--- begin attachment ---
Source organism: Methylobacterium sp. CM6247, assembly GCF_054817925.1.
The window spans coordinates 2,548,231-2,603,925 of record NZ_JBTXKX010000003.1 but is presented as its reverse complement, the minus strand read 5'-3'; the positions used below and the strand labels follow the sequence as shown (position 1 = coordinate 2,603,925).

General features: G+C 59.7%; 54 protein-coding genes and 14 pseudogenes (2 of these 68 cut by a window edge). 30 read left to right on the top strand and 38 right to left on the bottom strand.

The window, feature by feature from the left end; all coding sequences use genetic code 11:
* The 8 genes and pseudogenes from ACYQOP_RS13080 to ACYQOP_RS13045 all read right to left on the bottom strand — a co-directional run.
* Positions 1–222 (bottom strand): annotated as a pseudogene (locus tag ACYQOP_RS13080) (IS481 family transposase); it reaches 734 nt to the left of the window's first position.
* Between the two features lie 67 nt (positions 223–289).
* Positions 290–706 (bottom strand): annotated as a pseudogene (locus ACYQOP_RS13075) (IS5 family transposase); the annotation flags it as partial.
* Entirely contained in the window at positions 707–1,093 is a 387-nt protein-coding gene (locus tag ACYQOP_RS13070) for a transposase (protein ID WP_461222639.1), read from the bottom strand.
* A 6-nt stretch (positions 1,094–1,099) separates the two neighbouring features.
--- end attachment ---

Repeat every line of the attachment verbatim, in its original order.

Source organism: Methylobacterium sp. CM6247, assembly GCF_054817925.1.
The window spans coordinates 2,548,231-2,603,925 of record NZ_JBTXKX010000003.1 but is presented as its reverse complement, the minus strand read 5'-3'; the positions used below and the strand labels follow the sequence as shown (position 1 = coordinate 2,603,925).

General features: G+C 59.7%; 54 protein-coding genes and 14 pseudogenes (2 of these 68 cut by a window edge). 30 read left to right on the top strand and 38 right to left on the bottom strand.

The window, feature by feature from the left end; all coding sequences use genetic code 11:
* The 8 genes and pseudogenes from ACYQOP_RS13080 to ACYQOP_RS13045 all read right to left on the bottom strand — a co-directional run.
* Positions 1–222 (bottom strand): annotated as a pseudogene (locus tag ACYQOP_RS13080) (IS481 family transposase); it reaches 734 nt to the left of the window's first position.
* Between the two features lie 67 nt (positions 223–289).
* Positions 290–706 (bottom strand): annotated as a pseudogene (locus ACYQOP_RS13075) (IS5 family transposase); the annotation flags it as partial.
* Entirely contained in the window at positions 707–1,093 is a 387-nt protein-coding gene (locus tag ACYQOP_RS13070) for a transposase (protein ID WP_461222639.1), read from the bottom strand.
* A 6-nt stretch (positions 1,094–1,099) separates the two neighbouring features.